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Bass vs. Guitar: Difference, Difficulty and Which Is Better for You

The author is a guitarist and bassist with over 35 years of experience as a musician.

Bass vs Guitar: Do you want to be a real-life guitar hero, or hold down the low end like a boss?

Bass vs Guitar: Do you want to be a real-life guitar hero, or hold down the low end like a boss?

Bass or Guitar?

If you are trying to decide between guitar and bass, then you have a lot of thinking ahead of you. Maybe you’re picking up an instrument for the first time and you’re having a tough time choosing which to learn. You may not know much about either instrument, and your mind may be filled with dozens of questions.

Rest assured: Even though this might seem like the decision of a lifetime if you take a step back and think things through you can make the best choice for your situation right now, and worry about everything else later.

Or, maybe you already play guitar and your buddies are bugging you to switch to bass and join their band. This is a path many musicians follow when first deciding to pick up the bass guitar, this author included.

I played lead guitar for fifteen years before ever joining a band as a bassist, and it was really a hard decision. In this case, it’s very important to understand what you’re getting yourself into before you commit to a project and spend money on gear, only to end up regretting it.

In this article, we’ll examine the electric guitar and the electric bass guitar. With each, you'll earn some facts and information that will help you make the choice between two great instruments.

What’s the Difference Between Guitar and Bass?

If you are an absolute newbie to music you may not even understand the basic differences between guitar and bass. The two instruments are more similar than you probably realize.

Bass vs. Guitar Tuning Difference

The electric guitar is a six-stringed instrument, and standard tuning is E-A-D-G-B-E. That means the lowest string is tuned to the note E, the next to the note A, the next to D, and so on. But knowing the notes isn’t really important right now, as much as understanding how the guitar and bass are related.

The standard bass guitar has only four strings and is a slightly larger instrument. The tuning of a bass guitar is the same as the lowest four strings of a regular guitar, except one whole octave down in pitch. Therefore, the strings of the bass guitar are tuned E-A-D-G, just like the lowest four strings on a regular guitar.

Similarities Between Guitar and Bass

In many ways, the bass is exactly the same as the guitar, except with two fewer strings and lower tuning. The same scales, chords, and music theory you might learn on one carries over to the other. The two instruments are directly related.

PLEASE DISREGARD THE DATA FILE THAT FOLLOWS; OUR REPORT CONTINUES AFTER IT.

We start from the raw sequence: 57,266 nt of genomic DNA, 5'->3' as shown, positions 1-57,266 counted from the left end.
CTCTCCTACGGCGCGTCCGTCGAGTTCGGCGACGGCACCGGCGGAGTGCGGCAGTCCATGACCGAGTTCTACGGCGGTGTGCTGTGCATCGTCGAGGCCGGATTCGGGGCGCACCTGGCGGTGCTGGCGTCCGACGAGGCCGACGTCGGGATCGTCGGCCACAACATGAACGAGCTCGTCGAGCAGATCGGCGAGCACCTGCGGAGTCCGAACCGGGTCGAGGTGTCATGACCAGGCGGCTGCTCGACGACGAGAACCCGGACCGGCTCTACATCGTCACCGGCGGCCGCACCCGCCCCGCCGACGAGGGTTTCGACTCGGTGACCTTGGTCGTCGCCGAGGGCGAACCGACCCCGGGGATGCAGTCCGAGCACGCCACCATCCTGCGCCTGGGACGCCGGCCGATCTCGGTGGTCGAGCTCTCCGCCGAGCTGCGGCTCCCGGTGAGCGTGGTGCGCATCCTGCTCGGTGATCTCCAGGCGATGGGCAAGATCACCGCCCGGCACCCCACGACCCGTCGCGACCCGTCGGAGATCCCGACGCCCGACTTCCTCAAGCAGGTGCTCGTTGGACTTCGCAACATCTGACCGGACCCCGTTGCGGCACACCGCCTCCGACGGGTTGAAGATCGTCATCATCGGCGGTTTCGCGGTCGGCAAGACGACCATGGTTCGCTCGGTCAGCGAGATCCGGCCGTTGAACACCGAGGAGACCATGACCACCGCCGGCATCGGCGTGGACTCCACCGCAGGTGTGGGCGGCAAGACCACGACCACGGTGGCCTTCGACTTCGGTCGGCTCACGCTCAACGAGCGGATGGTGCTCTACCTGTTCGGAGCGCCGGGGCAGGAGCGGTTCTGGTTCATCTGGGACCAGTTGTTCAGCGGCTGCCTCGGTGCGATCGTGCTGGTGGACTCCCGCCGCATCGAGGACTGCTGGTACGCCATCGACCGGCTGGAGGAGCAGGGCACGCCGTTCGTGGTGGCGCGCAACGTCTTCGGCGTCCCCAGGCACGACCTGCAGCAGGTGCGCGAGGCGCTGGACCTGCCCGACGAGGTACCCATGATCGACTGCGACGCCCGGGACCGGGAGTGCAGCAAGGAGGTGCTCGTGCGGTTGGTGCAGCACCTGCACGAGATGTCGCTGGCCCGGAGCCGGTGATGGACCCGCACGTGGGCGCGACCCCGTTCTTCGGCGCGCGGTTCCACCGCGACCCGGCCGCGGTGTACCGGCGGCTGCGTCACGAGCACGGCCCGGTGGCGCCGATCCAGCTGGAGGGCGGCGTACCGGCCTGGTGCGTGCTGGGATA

This is important to realize because many players think they have to learn one or the other when first starting out. Realizing there is a direct correlation between the two might make your choice seem a bit less stressful. What you learn on guitar will apply to bass and vice versa. You can make the switch at any time.

Keep in mind, there are all kinds of different tunings used on both instruments and all kinds of variations of each instrument. There are 7- and 8-string guitars, and 5- and 6-string basses. Don’t let any of that worry you. Once you understand the basics of one instrument, the rest is easy to figure out.

The Role of Bass vs. Guitar

Even though both instruments are theoretically similar, sonically there are major differences. Also, their roles in modern music are usually very different.

Bass

One thing many young musicians wonder is why a rock band ever needs a bassist. I know I always did — until I became one. They’re just in the background, and many bands are so drum and guitar-heavy on their albums that you can’t even hear the bass.

This is especially true now that so many guitarists are detuning down to the frequencies once occupied only by the bassist.

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In truth, while average bass players may be content with taking a backseat, a good bassist knows that his or her job is to carry the band. They provide the backbone that holds up the other instruments. In genres like jazz and blues, this means settling into a groove and working with the drummer. In metal and hard rock, it means supplying the meat of the guitar riff, that part of the sound that puts the audience through the back wall.

Good bassists are indeed very valuable, so if the bass is the path you decide on, then wear your choice proudly!

Steve Harris of Iron Maiden is a bassist with tremendous skills both on his instrument and as a songwriter.

Steve Harris of Iron Maiden is a bassist with tremendous skills both on his instrument and as a songwriter.

Guitar

Guitar has a much more varied role than bass. Where the drums and bass are generally considered the “rhythm” section of a band, the guitar player has more freedom to go off-script with solos and embellishments.

Of course, in most genres, the guitarist needs to provide a certain amount of rhythm support too, but the whole band is less likely to go out of whack should the guitar player miss a beat.

Lead and Rhythm Guitar

Don't be confused by terms like "lead" guitar or "rhythm" guitar. Of course, these guys both play the same instrument, but lead and rhythm guitarists play different roles in a band. Lead guitarists are more likely to play solos and other intricate pieces, where the rhythm guitarist plays mostly chords. In many rock bands, two guitar players share these duties, or one player takes on both roles.